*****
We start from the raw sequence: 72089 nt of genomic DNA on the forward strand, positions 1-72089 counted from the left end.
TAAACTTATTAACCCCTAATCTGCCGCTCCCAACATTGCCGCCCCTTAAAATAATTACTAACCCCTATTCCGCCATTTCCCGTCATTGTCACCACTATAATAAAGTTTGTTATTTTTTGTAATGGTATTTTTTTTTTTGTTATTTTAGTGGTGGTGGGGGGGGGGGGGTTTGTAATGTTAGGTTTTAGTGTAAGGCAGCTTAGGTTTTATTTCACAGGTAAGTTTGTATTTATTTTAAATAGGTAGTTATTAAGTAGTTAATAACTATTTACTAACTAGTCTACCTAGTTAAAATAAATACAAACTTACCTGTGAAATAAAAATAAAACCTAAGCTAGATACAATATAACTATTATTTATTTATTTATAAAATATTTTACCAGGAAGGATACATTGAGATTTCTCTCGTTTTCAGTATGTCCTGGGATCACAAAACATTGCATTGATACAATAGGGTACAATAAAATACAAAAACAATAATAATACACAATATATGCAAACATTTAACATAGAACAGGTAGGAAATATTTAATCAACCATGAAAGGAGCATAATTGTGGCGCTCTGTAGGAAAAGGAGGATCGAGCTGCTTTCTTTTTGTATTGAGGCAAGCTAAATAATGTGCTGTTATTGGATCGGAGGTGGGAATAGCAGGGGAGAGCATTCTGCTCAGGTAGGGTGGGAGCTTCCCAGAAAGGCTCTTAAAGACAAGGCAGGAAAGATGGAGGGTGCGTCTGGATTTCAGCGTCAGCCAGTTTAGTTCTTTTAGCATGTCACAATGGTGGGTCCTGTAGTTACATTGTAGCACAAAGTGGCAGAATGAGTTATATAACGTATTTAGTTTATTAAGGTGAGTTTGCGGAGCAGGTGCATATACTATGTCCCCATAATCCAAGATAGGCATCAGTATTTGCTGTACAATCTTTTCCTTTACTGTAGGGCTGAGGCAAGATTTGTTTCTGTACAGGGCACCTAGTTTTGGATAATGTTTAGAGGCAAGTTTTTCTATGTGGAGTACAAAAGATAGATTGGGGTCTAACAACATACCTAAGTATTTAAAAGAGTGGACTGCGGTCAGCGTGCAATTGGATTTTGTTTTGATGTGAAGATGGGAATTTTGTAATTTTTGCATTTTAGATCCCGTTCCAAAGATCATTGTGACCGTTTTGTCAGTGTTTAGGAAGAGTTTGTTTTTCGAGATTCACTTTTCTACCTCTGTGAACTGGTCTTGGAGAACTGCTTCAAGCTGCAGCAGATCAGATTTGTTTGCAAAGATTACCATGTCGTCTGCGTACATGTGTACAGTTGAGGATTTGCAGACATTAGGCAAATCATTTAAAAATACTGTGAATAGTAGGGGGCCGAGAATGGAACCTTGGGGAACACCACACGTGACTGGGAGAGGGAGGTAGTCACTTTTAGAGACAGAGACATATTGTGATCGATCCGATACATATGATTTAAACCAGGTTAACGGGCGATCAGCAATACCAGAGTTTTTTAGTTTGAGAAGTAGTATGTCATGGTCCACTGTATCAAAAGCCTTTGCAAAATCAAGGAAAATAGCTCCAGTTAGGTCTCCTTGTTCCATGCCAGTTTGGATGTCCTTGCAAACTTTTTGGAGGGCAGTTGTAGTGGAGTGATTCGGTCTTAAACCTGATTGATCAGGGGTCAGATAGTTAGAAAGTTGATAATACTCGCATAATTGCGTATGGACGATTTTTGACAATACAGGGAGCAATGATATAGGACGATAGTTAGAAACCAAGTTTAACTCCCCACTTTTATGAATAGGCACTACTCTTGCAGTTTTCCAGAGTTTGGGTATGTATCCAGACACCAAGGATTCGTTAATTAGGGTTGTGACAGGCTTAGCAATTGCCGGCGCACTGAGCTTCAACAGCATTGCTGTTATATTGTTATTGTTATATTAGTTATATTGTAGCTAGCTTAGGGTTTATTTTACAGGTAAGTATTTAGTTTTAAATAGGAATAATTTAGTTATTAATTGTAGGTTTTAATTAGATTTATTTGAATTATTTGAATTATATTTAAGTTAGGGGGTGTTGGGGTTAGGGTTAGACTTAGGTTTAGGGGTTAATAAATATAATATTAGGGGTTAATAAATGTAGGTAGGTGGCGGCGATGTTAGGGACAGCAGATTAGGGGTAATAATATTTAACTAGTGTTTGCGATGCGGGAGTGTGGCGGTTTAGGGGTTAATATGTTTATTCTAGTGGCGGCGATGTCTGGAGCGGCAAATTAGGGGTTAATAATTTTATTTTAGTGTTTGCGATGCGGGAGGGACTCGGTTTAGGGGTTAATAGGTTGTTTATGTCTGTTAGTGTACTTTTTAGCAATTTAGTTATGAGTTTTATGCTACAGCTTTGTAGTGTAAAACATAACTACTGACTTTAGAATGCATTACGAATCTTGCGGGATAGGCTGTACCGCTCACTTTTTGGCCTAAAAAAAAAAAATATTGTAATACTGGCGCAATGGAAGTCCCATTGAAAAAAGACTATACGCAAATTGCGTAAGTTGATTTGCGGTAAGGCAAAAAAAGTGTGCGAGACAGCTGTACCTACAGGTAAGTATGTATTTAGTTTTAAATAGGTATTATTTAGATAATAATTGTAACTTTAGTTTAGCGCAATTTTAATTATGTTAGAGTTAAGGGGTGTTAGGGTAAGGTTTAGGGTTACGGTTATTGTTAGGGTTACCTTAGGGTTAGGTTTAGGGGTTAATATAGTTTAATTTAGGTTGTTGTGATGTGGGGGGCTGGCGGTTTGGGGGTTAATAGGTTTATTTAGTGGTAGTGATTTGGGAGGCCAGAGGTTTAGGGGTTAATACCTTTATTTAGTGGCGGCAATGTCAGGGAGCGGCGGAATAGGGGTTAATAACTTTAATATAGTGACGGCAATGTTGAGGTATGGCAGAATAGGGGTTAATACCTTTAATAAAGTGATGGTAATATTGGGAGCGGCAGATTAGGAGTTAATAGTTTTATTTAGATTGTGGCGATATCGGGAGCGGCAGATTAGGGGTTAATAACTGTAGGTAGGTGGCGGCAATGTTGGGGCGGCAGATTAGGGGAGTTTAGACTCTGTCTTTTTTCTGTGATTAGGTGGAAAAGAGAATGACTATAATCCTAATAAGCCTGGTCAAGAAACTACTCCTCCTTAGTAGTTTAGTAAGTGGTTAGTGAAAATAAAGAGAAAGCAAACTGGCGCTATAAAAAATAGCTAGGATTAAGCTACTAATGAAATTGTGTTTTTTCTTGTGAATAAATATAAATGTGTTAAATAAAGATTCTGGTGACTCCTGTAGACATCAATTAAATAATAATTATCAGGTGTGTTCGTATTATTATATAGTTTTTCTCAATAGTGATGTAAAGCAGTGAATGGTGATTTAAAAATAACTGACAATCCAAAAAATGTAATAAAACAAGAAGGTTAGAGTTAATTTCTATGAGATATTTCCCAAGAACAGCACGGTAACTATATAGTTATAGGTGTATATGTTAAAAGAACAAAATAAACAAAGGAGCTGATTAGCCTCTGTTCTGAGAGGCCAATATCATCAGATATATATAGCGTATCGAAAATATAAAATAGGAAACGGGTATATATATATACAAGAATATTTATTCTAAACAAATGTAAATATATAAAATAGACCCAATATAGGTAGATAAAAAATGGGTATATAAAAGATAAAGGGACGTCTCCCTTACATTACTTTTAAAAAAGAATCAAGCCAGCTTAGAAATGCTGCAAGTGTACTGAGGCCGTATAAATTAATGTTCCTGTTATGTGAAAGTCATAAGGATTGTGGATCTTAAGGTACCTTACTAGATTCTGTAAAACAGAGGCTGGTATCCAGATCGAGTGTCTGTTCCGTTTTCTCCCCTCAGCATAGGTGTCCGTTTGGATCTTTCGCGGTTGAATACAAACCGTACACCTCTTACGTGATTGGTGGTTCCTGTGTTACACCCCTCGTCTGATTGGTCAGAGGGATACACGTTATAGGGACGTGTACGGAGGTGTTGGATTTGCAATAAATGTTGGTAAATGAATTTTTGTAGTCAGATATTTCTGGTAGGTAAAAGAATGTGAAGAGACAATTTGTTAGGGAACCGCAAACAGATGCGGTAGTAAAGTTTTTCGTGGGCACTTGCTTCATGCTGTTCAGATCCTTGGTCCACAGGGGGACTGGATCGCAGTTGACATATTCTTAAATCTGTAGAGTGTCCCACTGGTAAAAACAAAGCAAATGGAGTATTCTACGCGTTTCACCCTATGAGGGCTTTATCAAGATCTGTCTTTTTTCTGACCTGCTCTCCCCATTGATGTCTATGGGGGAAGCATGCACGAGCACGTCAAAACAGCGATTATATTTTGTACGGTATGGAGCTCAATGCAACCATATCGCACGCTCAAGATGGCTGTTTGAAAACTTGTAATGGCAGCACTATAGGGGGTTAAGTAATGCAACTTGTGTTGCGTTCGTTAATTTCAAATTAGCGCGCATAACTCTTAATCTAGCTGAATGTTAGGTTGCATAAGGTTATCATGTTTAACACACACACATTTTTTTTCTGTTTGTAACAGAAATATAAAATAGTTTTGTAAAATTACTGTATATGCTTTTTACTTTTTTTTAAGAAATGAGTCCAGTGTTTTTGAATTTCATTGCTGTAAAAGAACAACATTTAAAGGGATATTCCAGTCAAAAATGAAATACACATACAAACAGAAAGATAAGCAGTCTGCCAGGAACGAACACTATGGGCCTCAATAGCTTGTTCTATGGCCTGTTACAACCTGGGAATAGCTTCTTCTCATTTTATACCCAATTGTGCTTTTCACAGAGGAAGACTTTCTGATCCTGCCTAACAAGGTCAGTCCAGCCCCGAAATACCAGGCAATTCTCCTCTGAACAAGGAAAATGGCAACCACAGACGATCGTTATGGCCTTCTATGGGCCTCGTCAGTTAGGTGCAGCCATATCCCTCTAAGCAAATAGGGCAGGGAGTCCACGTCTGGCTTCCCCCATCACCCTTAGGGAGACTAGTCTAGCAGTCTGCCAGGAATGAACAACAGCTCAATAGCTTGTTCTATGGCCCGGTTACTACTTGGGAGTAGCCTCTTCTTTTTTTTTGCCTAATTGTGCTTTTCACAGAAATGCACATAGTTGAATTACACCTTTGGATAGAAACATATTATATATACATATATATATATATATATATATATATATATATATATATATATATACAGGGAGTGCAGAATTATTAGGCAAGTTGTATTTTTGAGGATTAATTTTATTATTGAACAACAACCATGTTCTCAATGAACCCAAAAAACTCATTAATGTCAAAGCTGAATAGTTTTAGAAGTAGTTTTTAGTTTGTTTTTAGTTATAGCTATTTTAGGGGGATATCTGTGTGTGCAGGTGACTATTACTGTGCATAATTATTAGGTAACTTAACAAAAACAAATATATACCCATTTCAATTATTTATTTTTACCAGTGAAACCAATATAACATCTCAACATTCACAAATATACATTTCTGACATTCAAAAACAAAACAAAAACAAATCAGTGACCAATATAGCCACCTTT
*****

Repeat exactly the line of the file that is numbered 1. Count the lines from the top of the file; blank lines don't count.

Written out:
We start from the raw sequence: 72089 nt of genomic DNA on the forward strand, positions 1-72089 counted from the left end.